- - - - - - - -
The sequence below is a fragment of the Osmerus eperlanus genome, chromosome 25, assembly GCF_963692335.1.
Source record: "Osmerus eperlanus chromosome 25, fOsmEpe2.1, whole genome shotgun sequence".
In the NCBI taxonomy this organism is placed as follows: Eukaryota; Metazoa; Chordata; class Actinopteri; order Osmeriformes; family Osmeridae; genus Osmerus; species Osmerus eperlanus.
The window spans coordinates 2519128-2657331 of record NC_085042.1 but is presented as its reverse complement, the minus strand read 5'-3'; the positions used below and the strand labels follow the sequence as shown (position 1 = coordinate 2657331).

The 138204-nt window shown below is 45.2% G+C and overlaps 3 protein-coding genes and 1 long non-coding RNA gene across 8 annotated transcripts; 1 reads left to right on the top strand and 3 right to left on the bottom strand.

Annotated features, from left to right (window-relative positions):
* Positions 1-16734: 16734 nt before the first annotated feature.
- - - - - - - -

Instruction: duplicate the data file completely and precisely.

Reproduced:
The sequence below is a fragment of the Osmerus eperlanus genome, chromosome 25, assembly GCF_963692335.1.
Source record: "Osmerus eperlanus chromosome 25, fOsmEpe2.1, whole genome shotgun sequence".
In the NCBI taxonomy this organism is placed as follows: Eukaryota; Metazoa; Chordata; class Actinopteri; order Osmeriformes; family Osmeridae; genus Osmerus; species Osmerus eperlanus.
The window spans coordinates 2519128-2657331 of record NC_085042.1 but is presented as its reverse complement, the minus strand read 5'-3'; the positions used below and the strand labels follow the sequence as shown (position 1 = coordinate 2657331).

The 138204-nt window shown below is 45.2% G+C and overlaps 3 protein-coding genes and 1 long non-coding RNA gene across 8 annotated transcripts; 1 reads left to right on the top strand and 3 right to left on the bottom strand.

Annotated features, from left to right (window-relative positions):
* Positions 1-16734: 16734 nt before the first annotated feature.